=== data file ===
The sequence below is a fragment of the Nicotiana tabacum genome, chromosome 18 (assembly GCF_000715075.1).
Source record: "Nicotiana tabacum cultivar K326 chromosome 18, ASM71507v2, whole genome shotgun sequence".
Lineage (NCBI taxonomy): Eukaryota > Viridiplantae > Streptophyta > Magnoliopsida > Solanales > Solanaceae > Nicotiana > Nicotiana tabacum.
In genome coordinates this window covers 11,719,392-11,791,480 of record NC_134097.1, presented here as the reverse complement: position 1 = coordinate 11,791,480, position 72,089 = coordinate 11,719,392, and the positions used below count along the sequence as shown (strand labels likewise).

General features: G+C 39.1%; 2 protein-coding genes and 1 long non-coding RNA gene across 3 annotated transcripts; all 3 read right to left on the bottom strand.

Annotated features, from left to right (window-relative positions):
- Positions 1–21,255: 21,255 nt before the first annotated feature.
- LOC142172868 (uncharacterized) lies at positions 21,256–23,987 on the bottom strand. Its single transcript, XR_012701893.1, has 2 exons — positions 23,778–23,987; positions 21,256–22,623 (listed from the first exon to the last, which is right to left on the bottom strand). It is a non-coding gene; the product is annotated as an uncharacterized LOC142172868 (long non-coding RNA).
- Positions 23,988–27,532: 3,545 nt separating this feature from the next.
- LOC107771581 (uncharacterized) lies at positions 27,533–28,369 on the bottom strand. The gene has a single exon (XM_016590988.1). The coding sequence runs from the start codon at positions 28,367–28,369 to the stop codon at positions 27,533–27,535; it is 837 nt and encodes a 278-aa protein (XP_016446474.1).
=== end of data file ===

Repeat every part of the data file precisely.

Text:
The sequence below is a fragment of the Nicotiana tabacum genome, chromosome 18 (assembly GCF_000715075.1).
Source record: "Nicotiana tabacum cultivar K326 chromosome 18, ASM71507v2, whole genome shotgun sequence".
Lineage (NCBI taxonomy): Eukaryota > Viridiplantae > Streptophyta > Magnoliopsida > Solanales > Solanaceae > Nicotiana > Nicotiana tabacum.
In genome coordinates this window covers 11,719,392-11,791,480 of record NC_134097.1, presented here as the reverse complement: position 1 = coordinate 11,791,480, position 72,089 = coordinate 11,719,392, and the positions used below count along the sequence as shown (strand labels likewise).

General features: G+C 39.1%; 2 protein-coding genes and 1 long non-coding RNA gene across 3 annotated transcripts; all 3 read right to left on the bottom strand.

Annotated features, from left to right (window-relative positions):
- Positions 1–21,255: 21,255 nt before the first annotated feature.
- LOC142172868 (uncharacterized) lies at positions 21,256–23,987 on the bottom strand. Its single transcript, XR_012701893.1, has 2 exons — positions 23,778–23,987; positions 21,256–22,623 (listed from the first exon to the last, which is right to left on the bottom strand). It is a non-coding gene; the product is annotated as an uncharacterized LOC142172868 (long non-coding RNA).
- Positions 23,988–27,532: 3,545 nt separating this feature from the next.
- LOC107771581 (uncharacterized) lies at positions 27,533–28,369 on the bottom strand. The gene has a single exon (XM_016590988.1). The coding sequence runs from the start codon at positions 28,367–28,369 to the stop codon at positions 27,533–27,535; it is 837 nt and encodes a 278-aa protein (XP_016446474.1).